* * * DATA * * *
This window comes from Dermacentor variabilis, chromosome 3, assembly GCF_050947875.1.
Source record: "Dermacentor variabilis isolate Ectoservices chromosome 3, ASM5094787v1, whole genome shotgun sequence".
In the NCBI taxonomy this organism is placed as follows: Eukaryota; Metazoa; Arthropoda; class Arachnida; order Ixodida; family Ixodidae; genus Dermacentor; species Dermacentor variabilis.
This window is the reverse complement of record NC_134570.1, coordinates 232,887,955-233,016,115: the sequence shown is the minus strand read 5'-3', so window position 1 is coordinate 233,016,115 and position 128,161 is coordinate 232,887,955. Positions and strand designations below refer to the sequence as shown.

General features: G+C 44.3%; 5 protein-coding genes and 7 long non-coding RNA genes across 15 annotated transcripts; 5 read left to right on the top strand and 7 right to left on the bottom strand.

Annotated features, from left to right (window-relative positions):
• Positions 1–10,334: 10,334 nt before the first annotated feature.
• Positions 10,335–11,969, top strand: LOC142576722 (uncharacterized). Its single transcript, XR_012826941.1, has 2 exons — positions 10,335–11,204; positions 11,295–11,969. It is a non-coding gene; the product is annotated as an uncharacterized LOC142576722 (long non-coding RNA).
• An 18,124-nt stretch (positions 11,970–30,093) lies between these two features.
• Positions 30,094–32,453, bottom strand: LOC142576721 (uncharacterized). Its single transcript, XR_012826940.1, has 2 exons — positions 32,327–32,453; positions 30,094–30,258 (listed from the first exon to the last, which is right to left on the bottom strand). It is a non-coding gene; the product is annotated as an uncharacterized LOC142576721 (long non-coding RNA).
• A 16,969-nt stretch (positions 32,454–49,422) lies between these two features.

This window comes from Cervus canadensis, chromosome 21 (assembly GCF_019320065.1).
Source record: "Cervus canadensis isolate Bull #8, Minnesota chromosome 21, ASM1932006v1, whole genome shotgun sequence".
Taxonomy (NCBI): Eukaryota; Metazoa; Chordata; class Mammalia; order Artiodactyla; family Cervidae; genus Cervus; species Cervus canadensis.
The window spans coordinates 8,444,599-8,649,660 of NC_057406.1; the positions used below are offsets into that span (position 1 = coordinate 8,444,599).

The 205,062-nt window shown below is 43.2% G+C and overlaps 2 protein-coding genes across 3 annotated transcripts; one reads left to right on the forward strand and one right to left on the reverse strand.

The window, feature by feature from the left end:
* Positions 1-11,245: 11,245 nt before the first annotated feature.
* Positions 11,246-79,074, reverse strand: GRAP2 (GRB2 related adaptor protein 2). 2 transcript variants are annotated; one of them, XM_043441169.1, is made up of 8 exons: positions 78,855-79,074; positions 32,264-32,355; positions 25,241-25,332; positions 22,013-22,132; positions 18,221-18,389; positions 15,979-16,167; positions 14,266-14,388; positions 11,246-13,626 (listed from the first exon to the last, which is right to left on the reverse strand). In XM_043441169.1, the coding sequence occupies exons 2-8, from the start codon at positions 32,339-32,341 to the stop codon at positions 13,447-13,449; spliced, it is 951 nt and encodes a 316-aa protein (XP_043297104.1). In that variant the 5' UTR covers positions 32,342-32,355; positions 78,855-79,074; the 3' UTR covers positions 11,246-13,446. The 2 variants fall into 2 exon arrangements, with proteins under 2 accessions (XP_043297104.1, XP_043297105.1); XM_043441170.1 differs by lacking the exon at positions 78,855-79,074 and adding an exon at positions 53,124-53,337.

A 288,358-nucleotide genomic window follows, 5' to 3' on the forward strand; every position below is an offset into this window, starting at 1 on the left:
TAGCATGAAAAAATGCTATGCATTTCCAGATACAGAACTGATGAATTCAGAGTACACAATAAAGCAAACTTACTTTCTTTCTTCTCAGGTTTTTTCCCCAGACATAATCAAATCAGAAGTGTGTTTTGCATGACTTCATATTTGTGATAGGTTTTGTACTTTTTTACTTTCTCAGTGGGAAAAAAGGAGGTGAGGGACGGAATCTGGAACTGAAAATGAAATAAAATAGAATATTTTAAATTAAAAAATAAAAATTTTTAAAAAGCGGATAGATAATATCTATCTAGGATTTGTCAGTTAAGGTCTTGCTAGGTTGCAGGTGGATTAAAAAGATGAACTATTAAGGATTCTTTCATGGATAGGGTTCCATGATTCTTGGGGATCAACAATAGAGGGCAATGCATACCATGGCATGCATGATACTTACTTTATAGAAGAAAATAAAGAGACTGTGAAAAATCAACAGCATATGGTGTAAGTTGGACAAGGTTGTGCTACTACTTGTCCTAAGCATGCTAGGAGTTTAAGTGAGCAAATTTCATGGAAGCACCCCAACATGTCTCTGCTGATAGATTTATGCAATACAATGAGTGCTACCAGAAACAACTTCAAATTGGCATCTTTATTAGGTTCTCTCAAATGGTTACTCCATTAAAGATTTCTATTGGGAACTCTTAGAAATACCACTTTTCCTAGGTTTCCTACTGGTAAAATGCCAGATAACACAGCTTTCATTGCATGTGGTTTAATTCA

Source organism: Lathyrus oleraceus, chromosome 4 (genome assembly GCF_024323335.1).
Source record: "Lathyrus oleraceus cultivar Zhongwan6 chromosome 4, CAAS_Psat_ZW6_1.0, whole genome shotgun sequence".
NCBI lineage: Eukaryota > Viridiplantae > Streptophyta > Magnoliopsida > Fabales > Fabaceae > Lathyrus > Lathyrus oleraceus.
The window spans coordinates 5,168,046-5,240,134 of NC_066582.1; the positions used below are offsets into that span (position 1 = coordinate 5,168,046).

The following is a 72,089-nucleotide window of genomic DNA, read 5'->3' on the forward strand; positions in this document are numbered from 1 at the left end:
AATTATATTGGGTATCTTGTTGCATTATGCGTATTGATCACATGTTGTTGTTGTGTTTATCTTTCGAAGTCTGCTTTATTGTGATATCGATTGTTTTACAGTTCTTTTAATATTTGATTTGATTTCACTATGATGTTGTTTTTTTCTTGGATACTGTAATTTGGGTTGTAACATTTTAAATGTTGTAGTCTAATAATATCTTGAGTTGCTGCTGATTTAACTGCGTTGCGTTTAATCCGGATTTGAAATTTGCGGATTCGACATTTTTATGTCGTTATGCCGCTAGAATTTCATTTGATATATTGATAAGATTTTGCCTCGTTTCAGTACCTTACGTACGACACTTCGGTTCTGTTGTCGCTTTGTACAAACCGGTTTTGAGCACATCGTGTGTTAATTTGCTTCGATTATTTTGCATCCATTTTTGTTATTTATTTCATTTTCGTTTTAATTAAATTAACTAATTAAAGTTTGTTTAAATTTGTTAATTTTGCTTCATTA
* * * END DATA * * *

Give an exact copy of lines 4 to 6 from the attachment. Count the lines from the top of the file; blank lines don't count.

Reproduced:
This window is the reverse complement of record NC_134570.1, coordinates 232,887,955-233,016,115: the sequence shown is the minus strand read 5'-3', so window position 1 is coordinate 233,016,115 and position 128,161 is coordinate 232,887,955. Positions and strand designations below refer to the sequence as shown.

General features: G+C 44.3%; 5 protein-coding genes and 7 long non-coding RNA genes across 15 annotated transcripts; 5 read left to right on the top strand and 7 right to left on the bottom strand.

Annotated features, from left to right (window-relative positions):